Hello, I'm Nakata Atsuhiko. Let's jump right into the lecture! Extreme modern society, episode on 'The Success of Netflix'! I'm back with 'Kurohune'. 'Kurohune' called Netflix, along with YouTube shook up the media industry. As all of you know, thinking 'Netflix? You have to pay money to watching something?' 'You can just watch TV.' 'I'm going to borrow a DVD from "Tsutaya" is outdated. All the episodes are on Netflix. All 'Demon Slayer' episodes 'Crash Landing on You' episodes 'Itaewon Class' episodes are there, you can watch movies too and the monthly subscription fee is cheap as well. We spend each day trying to decide whether to watch Netflix or YouTube. You can watch it on smartphones, tablets, and even on the big screen of televisions. This culture has become the norm now. And the demands from those staying at home. We can't go anywhere because in this era of COVID-19, everyone is advised to stay home and practice social distancing. We can't go to theaters and cinemas. We're always home. If you ask someone what he's doing, he'll say that he's been watching Netflix or YouTube all day long. The number of members increased accordingly. Actually, there are many interesting things on there. 'Can't you just borrow a DVD?' No, there is something called Netflix original. This is an interesting thing that you can only watch on Netflix. For example, 'The Naked Director'. 'The Naked Director' has become a hot issue, right? 'What is that? It sounds weird.' But top actors like Takayuki Yamada are in it and the production costs are unbelievable. It really became a hot issue. It's adding more Korean dramas as well. It's very fascinating. I mean this. But if you think about the company Netflix isn't it a service that you take for granted but at the same time you're thankful about? Even the original shows have subtitles and they create huge contents with the monthly subscription fee they collect directly from customers, it's amazing. But! This company wasn't like this from the beginning. It overcame a huge crisis once and innovated itself four times to become the company that it is today. This. Over 22 years of innovation, Netflix became the company that it is today. What is this company? Do you know how it started its business? Which business did the company start with? Actually, it began as a postal DVD rental service. What? 'What is that, is that like Tsutaya?' you are correct. Actually back in the day, when we think of video rental service, we think Tsutaya, right? In America, they have a super conglomerate called Blockbuster. They rented videos from Blockbusters. But the founder questioned its business. Isn't there something that can defeat the business style of Blockbuster? Now, this is today's reference. "No Rules Rules: Netflix and the Culture of Reinvention" which is written by the co-founder, president and CEO of the company Wilmot Reed Hastings, Jr. The most liberal company in the world, Netflix. How did Netflix take over the world? He completely changed the position of Netflix, which was a very small company compared to Blockbuster and Tsutaya in Japan back in the day, over the course of 22 years. That's right. Blockbuster went bankrupted in 2010, just at the mid-point during the recent 20 years. They were destroyed. The huge conglomerate Blockbuster went bankrupted and barely saved one shop in some state in the U.S. This is a complete change of situation. The, what happened? Netflix was originally like…. a suck fish of Blockbuster. It was a business that was squeezing itself between a small crack. Blockbuster is a business which rents out DVDs and VHS. I owed a lot to Tsutaya when I was in high school. I rented a VHS, a comedy video from Tsutay in Shibuya every week and studied comedy from it back in the day. Going to a theatre to watch something was expensive and buying a video was expensive too… I wanted to buy a comedy VHS once and it costed 8000 yen. Was it 6000 yen? It really costed that much. So I had to rent it because I was in university. But Mr. Reed, the founder of Netflix, thought A video rental business only makes money on late fees. Have you ever thought about this? Usually you rent a video for 3 nights and 4 days. Renting it for a week is too long and returning it on the day is just too much work so you think about renting it for 3 days. And you rent it for 3 nights and 4 days. But do you only rent one? You usually rent about four. It's a hassle to rent each one separately, so you rent three or four videos that you want to see. You watch two of them on the day, another one the next day, and the other one on the day of returning them. But you end up falling asleep after watching one. And you have three videos left. But the next day, your friend asks you if you want to hang out with him. He wants to go somewhere, so you go to Disney land. Then obviously, you would get tired and fall asleep. Now the next day, you have a pile of homework that you must get through. You only watched one and there are still three more videos to watch. You think about extending the rent but that idea drifts away soon. Then one day, you realize and find the videos under your desk. 'I rented this a week ago!' But you still only watched one of them. You hurry over to the shop to return them anyways. Late fees are super expensive. If I knew this would happen, I would have rented them for a week. All of you who are Digital Natives probably don't know this, right? Video rental service is a very unforgiving business model for customers, you would probably think 'what is that?', it's really hard to understand this. Right? 'If you forget, we're going to charge you more~' That's how it is. Then there's the worst case scenario, when you are thinking of moving 'I've already lived here for 2 years~' and you think about moving and find a video on a shelf, 'gasp!' 'Hey, so I rented this 2 years ago…' I'm sure you all have this experience. You've heard this many times in real life. You rented a video for 2 years and now you have to pay couple hundred thousand yens. Why would you pay couple hundred thousand yens to rent a video? What did you rent for 2 years? Tsutaya probably called you several times but you changed your number so you didn't get their call, then whose fault is this? There are lame university students who ask their parents to pay this fee. That fee that they obtained from forgetting about a video for 2 years. Mr. Reed questioned this business model and thought 'It would be better to adapt more flexible system than paying late fees.' 'If the customers didn't have to go back and forth to shops' 'and get videos delivered and return them through mail' 'wouldn't it make things more convenient for the customers?' 'They don't have to go to video shops and they can just drop the videos in a mailbox.' So Mr. Reed looked into the idea. But in the time of VHS, delivery fee was charged by the weight of the parcel. If one rents four VHS videos, the weight of them are quite heavy so that customer would have to pay expensive fee for the delivery. So Mr. Reed gave up on the idea, but then DVD came out. DVDs made the parcels extremely light. 'If the customers will just pop in disks and files' 'the delivery fee would be… Wow, this could work' so he started a postal DVD rental business. When we look back now, it's a very old business model. But this was the first business that came out in the time when DVD was an innovation. The fact that DVD is lighter than VHS and that customers were burdened by late fees. This brilliant business focuses on these two facts, this business is called Netflix. That was its business. It didn't even fathom things like internet, streaming, original contents and such but it came up with the best solution during that time period. There were only 30 employees. It began its business with only 925 DVDs. It's fascinating, isn't this making you feel braver? This was a small business that you couldn't even guess that it would become Netflix which took over hundreds of countries and hosts over 1 hundred million members. The company consisted of just a couple of guys, it was a size of one class in school. He would say 'we are going to deliver DVDs through mails!' And the employees would answer 'Yes!'… 'We don't even have a thousand DVDs' 'but we are going to send these when there's an order.' 'And they'll be returned through mails.' This was how the business started. But later things became more centered around the internet. So he then thought, wouldn't it be okay to stream videos rather than delivering them physically? Originally, it started out as a DVD rental business so it had to get the video contents from each organizations. It received the contents from TV broadcasting stations or movie companies, like very old TV programs and very old movies and it asked 'Wouldn't it be good to make a bit of money through streaming?' 'Wouldn't it be better to make some money through re-runs?' then it received the contents and streamed them. But around this time, most people still liked to watch new contents on TV. They liked to watch new movies in theaters. So it didn't grow into a huge enterprise. In order to make people think that the liked Netflix service, it needed contents that people can only watch on Netflix. That's how the idea for the third item came along. 'External production company but independent content' it's basically saying that Netflix will make its own contents. Then those contents will become the new shows. There are people who join the platform to enjoy the unlimited old contents but now people will join to watch new shows as well. Bringing new shows alone wasn't enough, so Netflix mixed two elements. But because the shows were produced by external production companies and they were purchased through license deals, the company depended heavily on the external production companies. But Netflix had a lot of data on its own. 'We have viewers who like these kinds of shows, then if we make similar shows, wouldn't they sell?' They had a vast amount of data. People like to stream these movies and these TV programs. So if the company makes similar movies or similar TV programs, they're going to become hits. Then it doesn't have to give the job to external production companies. So the company said, 'okay, let's do this!' And the in-house studio was built. Original programs were made inside the Netflix studio with the actors and staffs the company hired. The delivered contents that best fit the needs of its customer data and through that it maximized its profits. This is the current situation of Netflix. And the results are out. An original content called 'ROMA' which was made in 2019 was nominated for ten Academy awards and three Oscars. The company became an obvious super content creator. Isn't this unbelievable? It started out as a postal DVD rental service and now it won Oscars with its original contents. During these four innovations, Blockbuster went bankrupted. What changed? This book talks about exactly that. It asks the reader what they think was different. It's really interesting. Actually in 2010, no, going way back, 3 years after 1998 when it first started its business in 2001, a phenomenon called Dot-com bubble appears. Haven't you heard about this in another classes? For example, in the class about SoftBank. When SoftBank was flourishing, Dot-com bubble appeared and all the prices for IT companies became super high and everyone had high hopes for them but then people tell the difference between great companies and useless companies, the market crashed because people realized that other than really good companies there wasn't much to expect from the IT companies. So the market price of SoftBank crashed at once. That were such times. During this Dot-com bubble Netflix was in an unbelievable crisis. It hired more employees and the business became bigger accordingly. There were 100 employees and the members reached over 300,000 people. It was still a very small company compared to Blockbuster but it was slowly growing. But it was running under a deficit operation. It never made a surplus. It increased its sales but the costs were too high. The company was running towards the goal was making a surplus, this goes the same for Amazon as well, right? It's hard for new venture business to make a surplus because such business requires initial costs and running costs in the beginning. In 2001, the company couldn't fund itself. That was the time of Dot-com bubble. Netflix was hugely damaged and the business was no longer sustainable. It was running under a deficit operation while somehow getting funded but now it was impossible to get funded. The company had to be sold and the first door it knocked on to sell the company was Blockbuster. Netflix was going on sale. Mr. Reed wen to the huge office of Blockbuster. At the time, Blockbuster had everything. Land, reputation, market share, brilliant human resources, abundant business resources, and money. The CEO of Blockbuster was also an outstanding man. He knew how to read the future visions in business and the world. Obviously, he knew that the era of streaming was approaching. That's it. So Netflix knocked on the door of Blockbuster. Every was on another level. The co-CEO of Netflix, a small business that was being managed under a deficit operation went to the very successful CEO of Blockbuster and negotiated to sell his compnay. However, he offered it for 50 million dollars. In yen, that's 5 billion yen. He made a ridiculously high offer. 'I don't think it's going to be worth that much…' So he was denied. Blockbuster refused Netflix's sales offer. Then how? How did Blockbuster, the brilliant company with abundant business resources and human resources, the business that had all the land, fame, and market share, go bankrupt 9 years from then, and how did Netflix take over the world after 9 years from then? The author recommends you read this book if you are curious to find out what happened. He says that it was the 'culture'. The two had different company culture. 'By creating new company culture' 'Netflix was creating an organization with mobility.' 'The problem was that' 'the company failed because it a huge conglomerate which made it impossible to operate flexibly and use its human resources wisely.' 'If you want to build the best next generation organization and team' 'you'll have something to learn from Netflix.' That's the book. But what is this culture? To summarize, it's the title of this book, 'NO RULES'. 'Huh, what does that mean?' There is no rule, no limitations, whatever is fine, it's laissez-faire. But the authors warns not to mistake this with something else. Anything is fine, laissez-faire. The direction of where this is going is great but if you don't pay attention, things could get chaotic. 'We valued this freedom with all our heart and designed it.' 'And doing so, we created a brilliant company culture.' 'We made a brilliant team.' It's not just the freedom. What is a designed freedom? Let's go through the points, there are three points. Density of competency, feedback, abolishment of regulations. There is an order in this. If you follow this order then you'll be well off. What's it like in your organization? Many of you must work in conglomerates with a long history. I'm still a part of a company that has a long history. It's hard to be in a big company with a long history. 'What is this rule for?', 'What is this procedure for?' 'Why is it like this?', 'There's no flexibility here, why is everything under regulations?' Even when there is an opinion saying 'this is just the necessary approach for this time.' 'I hear you but I can't do anything, I don't even know what to do.' 'That will make it impossible to control and people are going to rebel and quit the company.' Many conglomerates are like this. Especially in Japan, many companies are like this. Then what are these things. Density of competency. This was actually discovered during a crisis. As mentioned before, in 2001, when he was going through a breakdown after the sale rejection. First, he thought, the company needed to restructure its 100 employees. This wasn't a big company, there were only 100 employees. Within these 100 employees who were just a tad bit better than the company's starting members, he had to fire 1/3 of them. This would leave about 60 people. Firing 40 people out of 100 people is hard, right? But then, looking through them with a strict standard, he realized something. It's easy to pick out the indispensable employees of a company. And it's easy to pick out those you aren't. But those who are hard to pick out are the people in the middle. Most of the employees are just a average employee. There are some who are exceptional and there are some who aren't. These people are easy to differentiate but most people are just average people. He had to thoroughly look into this. And after looking through it thoroughly, he fired the average employees that was lacking, and those that had a certain issue. But this was a painful procedure, why? Because he was worried that it ruin the atmosphere for those who did get to stay. Right? If you fire 30 to 40 people when you only have 100 employees, won't the energy drop because the employees will start to think that they might get fired in the next crisis? But that didn't happen, this was a great realization. the atmosphere of the company improved exponentially because the level of energy spiked among the employees who got to stay behind. How did this happen? That was the beginning of Netflix. As the result of evaluating the competency of the few employees it had under a criteria and reconstructing, Netflix started to recover. During this time, he says that he was trying to find out who the problematic employees were. A personnel evaluation. Even when you exclude the super talented, creative, an d cooperative members, there are many different people what's important is how you observe the average employees. They're average because they possess both strengths and weaknesses. But those who show an evident strength or weakness within this group of average employees were the troublemakers. 'Competent troublemaker'. Aren't you familiar with these people? They can be divided into three patterns. In a normal company, these troublemakers that fall under the three patterns don't get fired because they do get the job done. But Netflix decided to fire these people focusing on their another weakness. First pattern is the 'lazy ones'. They can get the job done but they just wont' do it. If you smack that butts, they will give you performances but they won't do it proactively. The type that never finds work himself. These people who are lazy are problematic. And another pattern is 'unlikeable'. The people who are competent but you who have foul mouths. 'Why can't you do this?', 'Shouldn't you know how to do this?' 'You can watch and learn from me!' They'll say these things, the people who are unlikeable. That's right. They can be a problem too. And the other pattern is 'gloomy pessimist'. 'You know, this won't work.' 'Well… This project is full problems.' 'This work that, that guy this, would this really work?' 'It'll probably fail'. But when they do get to the work, they do good job of it. But they always focus on the problems. Why would you say… when everyone's trying to do their best 'Would it really work?', wow… ''Would it really work?', it could work and it could not but we're always trying our best.' 'Why do you always say things like that?' 'I just wanted to make the problem clear…' The people who fall under these three categories are hard to fire, aren't they? It's hard, because they get the work done. Even when someone's lazy, if you say 'do it properly, just get it done before I tell you to!' then they'll get it done. Those with foul mouthes, they also get the work done well. You acknowledge their competency. Because their proposals are good. Even when they keep saying pessimistic things, they work fine. When they get to it, they're good. Aren't they hard to fire? But when crisis hits, he decided to fire these guys. He only kept those who are capable and willing to cooperate. He decided to nurture them only. He made a decision to focus on them. So, if people aren't competent enough, he'll say "thank you for your hard work" and let them go. Even when they're cooperative, if their performance isn't up to the standard, he'll say "thank you for your work.' Then there are people who are sweet but who aren't so good at working. They are terrible at work, they make a bunch of mistakes. But something about them is very sweet. They don't complain but they don't have anything to offer in meetings. That's why they're there, they don't start a turmoil. Do you know people like this? They're in every organization and in every company. But he spent these people home first. He started to fire the average employees first. Then, those who are competent but have a problematic characteristic. Through these two steps, he significantly improved the compnay. He believed that the level of team performance drops when those people are in the team because they ruin the atmosphere. People tend to adapt to the worse condition. Even when you have very creative and competent people, if you have one lazy person, others will start to wonder why they have to work so hard. If there is a pessimistic person, then others won't actively share their ideas. When there is a gloomy pessimist, everyone's spirit would drop. But when only those who are competent cooperative are left, meaning, when only the A+ members are left, they realized the pleasant atmosphere is overwhelming. The people who are really competent and cooperative, you know those people, when they're the only ones, the company excelled. It hurts my lips saying this again. But you can't easily fire the average employees. You can't get rid of the average ones that easily, they're not mosters. But I think this is a rare story to be told. You can only hear from Netflix. But if you want to create an innovation that can take over the world, it might be good to take note of this action. [Next episode – The Secret to Success is Honesty and Abolishment of Regulations]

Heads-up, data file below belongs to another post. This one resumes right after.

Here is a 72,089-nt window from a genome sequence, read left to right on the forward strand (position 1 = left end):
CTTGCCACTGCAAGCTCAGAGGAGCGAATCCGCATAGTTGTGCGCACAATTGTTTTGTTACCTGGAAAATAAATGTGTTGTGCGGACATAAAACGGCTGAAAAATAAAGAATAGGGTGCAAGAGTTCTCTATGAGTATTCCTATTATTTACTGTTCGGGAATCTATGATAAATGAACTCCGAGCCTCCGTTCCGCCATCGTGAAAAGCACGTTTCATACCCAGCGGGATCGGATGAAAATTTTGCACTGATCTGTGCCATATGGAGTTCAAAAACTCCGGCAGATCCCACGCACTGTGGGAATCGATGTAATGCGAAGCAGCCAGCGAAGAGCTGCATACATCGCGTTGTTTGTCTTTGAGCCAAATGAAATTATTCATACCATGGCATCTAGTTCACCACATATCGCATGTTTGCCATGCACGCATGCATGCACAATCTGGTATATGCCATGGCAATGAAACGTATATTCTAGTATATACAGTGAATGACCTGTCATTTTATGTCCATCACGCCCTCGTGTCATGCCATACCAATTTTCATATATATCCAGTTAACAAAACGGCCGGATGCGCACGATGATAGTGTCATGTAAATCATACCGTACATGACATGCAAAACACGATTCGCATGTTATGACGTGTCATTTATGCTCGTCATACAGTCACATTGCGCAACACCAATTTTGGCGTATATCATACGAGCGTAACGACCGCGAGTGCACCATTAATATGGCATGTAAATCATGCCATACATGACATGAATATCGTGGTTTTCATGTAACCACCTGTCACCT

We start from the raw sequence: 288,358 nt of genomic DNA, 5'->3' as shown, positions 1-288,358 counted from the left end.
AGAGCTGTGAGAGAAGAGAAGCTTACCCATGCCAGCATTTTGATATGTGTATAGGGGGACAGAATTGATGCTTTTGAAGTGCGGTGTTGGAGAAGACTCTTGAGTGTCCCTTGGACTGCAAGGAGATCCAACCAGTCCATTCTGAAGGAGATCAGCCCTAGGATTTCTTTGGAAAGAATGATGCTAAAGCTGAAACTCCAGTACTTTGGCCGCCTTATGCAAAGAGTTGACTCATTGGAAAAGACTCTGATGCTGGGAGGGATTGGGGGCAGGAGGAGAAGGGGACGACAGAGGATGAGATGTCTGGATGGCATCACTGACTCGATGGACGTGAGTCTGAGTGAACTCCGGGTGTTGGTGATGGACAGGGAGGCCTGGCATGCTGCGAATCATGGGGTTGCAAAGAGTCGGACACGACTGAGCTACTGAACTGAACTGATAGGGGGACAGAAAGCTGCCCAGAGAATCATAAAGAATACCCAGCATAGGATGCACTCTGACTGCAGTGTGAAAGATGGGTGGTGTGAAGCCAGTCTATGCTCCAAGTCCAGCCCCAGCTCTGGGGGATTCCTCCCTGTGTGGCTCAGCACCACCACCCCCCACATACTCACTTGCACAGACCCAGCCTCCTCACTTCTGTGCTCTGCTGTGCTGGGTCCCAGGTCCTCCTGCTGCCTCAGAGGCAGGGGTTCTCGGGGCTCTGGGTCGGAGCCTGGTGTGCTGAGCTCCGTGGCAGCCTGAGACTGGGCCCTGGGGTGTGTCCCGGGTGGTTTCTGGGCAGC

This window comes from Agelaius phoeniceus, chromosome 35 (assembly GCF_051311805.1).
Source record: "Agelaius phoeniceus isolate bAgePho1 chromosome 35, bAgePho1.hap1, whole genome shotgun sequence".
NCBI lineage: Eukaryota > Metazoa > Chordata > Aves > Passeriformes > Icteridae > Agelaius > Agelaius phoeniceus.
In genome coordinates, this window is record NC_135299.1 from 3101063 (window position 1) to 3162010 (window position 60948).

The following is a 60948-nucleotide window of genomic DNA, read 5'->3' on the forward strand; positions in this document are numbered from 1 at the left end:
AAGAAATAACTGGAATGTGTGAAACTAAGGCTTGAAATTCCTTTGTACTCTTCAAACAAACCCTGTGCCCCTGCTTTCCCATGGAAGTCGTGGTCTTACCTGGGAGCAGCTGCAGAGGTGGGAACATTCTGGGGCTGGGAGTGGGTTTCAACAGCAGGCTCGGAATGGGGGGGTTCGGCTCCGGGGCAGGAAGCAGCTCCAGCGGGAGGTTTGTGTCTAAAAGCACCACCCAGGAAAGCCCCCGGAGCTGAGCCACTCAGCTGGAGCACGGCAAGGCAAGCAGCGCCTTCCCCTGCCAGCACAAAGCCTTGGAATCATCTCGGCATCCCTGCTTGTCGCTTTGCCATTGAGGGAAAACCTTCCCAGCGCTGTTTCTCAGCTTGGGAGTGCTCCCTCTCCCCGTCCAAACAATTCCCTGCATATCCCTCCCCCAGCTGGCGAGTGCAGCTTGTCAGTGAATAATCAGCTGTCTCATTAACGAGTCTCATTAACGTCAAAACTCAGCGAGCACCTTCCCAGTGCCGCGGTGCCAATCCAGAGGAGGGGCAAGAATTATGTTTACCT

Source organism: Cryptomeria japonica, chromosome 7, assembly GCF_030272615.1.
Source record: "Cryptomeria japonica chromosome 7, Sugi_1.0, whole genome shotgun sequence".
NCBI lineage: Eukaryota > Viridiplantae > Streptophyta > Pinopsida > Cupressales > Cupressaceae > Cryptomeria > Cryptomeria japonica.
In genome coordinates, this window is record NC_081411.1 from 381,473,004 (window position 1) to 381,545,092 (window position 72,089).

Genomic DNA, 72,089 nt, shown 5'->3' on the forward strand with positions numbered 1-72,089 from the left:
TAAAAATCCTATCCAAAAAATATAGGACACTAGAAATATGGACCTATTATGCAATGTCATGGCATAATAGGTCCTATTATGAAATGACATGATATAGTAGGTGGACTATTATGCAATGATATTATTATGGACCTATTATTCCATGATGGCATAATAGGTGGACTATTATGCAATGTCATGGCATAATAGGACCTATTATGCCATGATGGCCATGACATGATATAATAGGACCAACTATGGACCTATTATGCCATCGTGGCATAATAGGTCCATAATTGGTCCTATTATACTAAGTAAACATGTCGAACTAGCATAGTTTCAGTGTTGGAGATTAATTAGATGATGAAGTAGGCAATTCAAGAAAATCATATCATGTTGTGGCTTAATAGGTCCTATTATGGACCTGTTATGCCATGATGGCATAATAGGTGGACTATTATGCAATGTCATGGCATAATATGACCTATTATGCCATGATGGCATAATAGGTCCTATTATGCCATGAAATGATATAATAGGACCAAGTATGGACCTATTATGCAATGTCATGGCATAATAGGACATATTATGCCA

'You don't need multiple rules, just one will do it.' 'One must always work for the best interest of Netflix.' Then you will have gain more and more super employees who bring awesome ideas when they return. '1 superstar is better than 100 average employees.' This is the cold truth! Web community, PROGRESS. [Nakata Atsuhiki online salon PROGRESS, 3700 members, monthly payment of 980 yen]